- Is it okay to upload-copy a fraction (1/8th) of one 1930 census page off a commercial site like Ancestry.com. I believe the census is public domain. Is a fraction of a page a violation of copyright? How do I go about getting permission (from Ancestry, or from NARA?) Does the Church copyrights group need to be involved, or can I go ahead and seek permission on my own? And what do we do when it is a non-LDS-Church employee that uploads the image?
- If I'm discussing an Internet site in an article to explain how it (like Morse's One Step 1930 Census site) works, is it okay to upload-copy an image from part of that site? If so, how much? A full screen, or part of a screen? Again how do I attribute it. What the proper channel for getting permission?
- What are the rules about uploading-copying images (Early Church Information File cards) that were originally published in an LDS Church FHL paper publication. Do I need permission from our Copyright office if I am basically transcribing that publication onto the wiki?
- Is permission needed to upload-copy a blank form like a research log from the Family History Library?
- If I upload-copy a filled-in homemade research log of my own making, how do I create a permission statement for its use? I sure like the way Wikipedia does that sort of thing.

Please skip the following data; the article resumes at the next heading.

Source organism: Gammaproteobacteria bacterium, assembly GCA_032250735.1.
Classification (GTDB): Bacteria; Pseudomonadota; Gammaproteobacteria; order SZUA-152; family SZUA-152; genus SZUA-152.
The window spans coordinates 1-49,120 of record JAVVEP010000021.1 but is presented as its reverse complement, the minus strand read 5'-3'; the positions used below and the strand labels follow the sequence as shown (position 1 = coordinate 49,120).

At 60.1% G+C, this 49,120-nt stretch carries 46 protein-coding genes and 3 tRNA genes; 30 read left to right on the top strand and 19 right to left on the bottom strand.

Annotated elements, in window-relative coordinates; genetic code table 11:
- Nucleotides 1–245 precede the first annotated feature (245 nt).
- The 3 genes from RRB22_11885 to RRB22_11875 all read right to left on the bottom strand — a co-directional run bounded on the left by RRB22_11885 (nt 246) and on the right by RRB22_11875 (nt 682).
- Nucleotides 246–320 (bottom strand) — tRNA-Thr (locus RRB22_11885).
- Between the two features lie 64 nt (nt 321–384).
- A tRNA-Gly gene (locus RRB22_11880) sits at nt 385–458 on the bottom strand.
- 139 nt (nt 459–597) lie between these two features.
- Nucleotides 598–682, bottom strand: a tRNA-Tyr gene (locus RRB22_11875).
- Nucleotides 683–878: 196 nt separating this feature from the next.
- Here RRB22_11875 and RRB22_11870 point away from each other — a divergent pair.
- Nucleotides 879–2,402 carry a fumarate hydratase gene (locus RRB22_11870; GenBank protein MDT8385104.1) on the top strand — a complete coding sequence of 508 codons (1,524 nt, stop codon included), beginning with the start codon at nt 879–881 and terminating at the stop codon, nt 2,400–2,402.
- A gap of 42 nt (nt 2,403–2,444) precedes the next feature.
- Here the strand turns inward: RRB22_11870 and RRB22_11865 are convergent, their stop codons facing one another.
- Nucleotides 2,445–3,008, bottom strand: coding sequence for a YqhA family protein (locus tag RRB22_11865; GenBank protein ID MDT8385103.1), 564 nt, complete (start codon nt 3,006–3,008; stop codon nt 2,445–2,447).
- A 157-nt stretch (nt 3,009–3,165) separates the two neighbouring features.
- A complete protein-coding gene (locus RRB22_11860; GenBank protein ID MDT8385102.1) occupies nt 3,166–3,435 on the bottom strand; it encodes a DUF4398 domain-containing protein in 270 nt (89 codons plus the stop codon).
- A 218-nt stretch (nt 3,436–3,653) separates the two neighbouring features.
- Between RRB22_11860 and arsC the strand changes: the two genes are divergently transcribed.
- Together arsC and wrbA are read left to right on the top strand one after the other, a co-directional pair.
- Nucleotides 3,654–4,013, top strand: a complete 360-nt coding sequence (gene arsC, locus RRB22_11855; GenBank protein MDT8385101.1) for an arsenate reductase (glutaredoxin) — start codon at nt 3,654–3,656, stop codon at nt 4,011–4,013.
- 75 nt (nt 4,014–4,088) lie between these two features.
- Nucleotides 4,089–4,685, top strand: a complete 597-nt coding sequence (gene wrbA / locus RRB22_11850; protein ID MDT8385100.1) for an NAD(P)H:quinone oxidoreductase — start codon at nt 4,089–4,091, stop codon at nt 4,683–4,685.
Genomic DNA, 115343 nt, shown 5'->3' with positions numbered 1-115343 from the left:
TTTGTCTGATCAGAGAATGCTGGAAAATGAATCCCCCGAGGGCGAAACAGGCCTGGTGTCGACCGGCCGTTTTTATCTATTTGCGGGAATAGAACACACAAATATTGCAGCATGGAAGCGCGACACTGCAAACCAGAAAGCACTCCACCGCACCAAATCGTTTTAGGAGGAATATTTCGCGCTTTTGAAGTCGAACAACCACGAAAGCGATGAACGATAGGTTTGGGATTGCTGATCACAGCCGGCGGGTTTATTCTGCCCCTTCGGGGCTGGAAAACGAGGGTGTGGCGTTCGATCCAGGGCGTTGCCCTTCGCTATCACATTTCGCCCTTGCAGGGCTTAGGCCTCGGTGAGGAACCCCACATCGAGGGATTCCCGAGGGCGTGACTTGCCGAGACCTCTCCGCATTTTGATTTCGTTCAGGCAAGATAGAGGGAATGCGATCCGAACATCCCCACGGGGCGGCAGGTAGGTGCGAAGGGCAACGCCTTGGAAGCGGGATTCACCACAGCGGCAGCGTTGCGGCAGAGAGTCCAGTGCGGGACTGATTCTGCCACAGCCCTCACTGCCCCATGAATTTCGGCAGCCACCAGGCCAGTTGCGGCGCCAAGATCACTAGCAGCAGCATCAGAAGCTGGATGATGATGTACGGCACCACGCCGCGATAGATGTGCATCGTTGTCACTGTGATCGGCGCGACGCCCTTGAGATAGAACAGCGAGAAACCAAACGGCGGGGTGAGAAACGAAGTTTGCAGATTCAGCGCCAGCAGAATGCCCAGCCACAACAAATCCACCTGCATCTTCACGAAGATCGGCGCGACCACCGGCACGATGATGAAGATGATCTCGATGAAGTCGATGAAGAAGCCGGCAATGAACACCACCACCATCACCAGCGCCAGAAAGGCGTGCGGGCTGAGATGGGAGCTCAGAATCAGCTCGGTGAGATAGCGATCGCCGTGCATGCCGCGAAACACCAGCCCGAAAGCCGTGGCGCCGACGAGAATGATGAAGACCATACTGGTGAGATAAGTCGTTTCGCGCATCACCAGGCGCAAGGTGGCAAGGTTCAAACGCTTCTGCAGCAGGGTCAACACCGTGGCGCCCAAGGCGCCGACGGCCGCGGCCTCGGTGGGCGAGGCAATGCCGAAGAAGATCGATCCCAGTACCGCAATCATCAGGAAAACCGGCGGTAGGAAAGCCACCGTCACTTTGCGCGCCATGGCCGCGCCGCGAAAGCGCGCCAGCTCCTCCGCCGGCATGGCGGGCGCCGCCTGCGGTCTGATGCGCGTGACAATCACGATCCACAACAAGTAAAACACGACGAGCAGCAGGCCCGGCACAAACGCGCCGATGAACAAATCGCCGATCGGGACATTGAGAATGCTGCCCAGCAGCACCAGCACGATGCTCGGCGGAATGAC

- If I upload-copy images from Personal Ancestral File which show my own genealogy data do I need permission from both PAF (our Copyright office) and from myself? How do I attribute it? How do I create my own permission statement?
- Do alterations make any difference. If I want to add a red oval or arrow to emphasize some part of the image I'm trying to explain, does that affect copyright or permission responsibilities in any way?
- Shouldn't we ask that all the proper permissions and attributions be taken care of BEFORE the images appear? If so, should I take down my illustrations until then? And how do we encourage others to do it right without smothering their creative fires?
- If someone messes up and somehow violates a copyright law or crosses an ethical boundary on this wiki, are they acting as their own agent, or as an agent of the Family History Department? And how are possible problems spotted/enforced/worked-out/corrected on a wiki?
Diltsgd 23:38, 17 January 2008 (MST)
Great questions! We are actively working on these issues. I have made our product manager aware of your questions. Molliewog 07:47, 18 January 2008 (MST)
Text wrap around an image
I added an image to the Ireland page using the options: thumbnail, left. The image does not have the text flowing around it as described by the wikipedia guide http://en.wikipedia.org/wiki/Wikipedia:Extended_image_syntax. I am wondering if there are some features not enabled or if we are using a different version of Wiki Media than described in the Wikipedia help section.
How do I get text to wrap around an image?
Darris 14:38, 31 December 2007 (MST)
Example site for photo issues
Fotolia has some very detailed material concerning the legal issues surrounding the use of images.
Howell 19:42, 19 January 2008 (MST)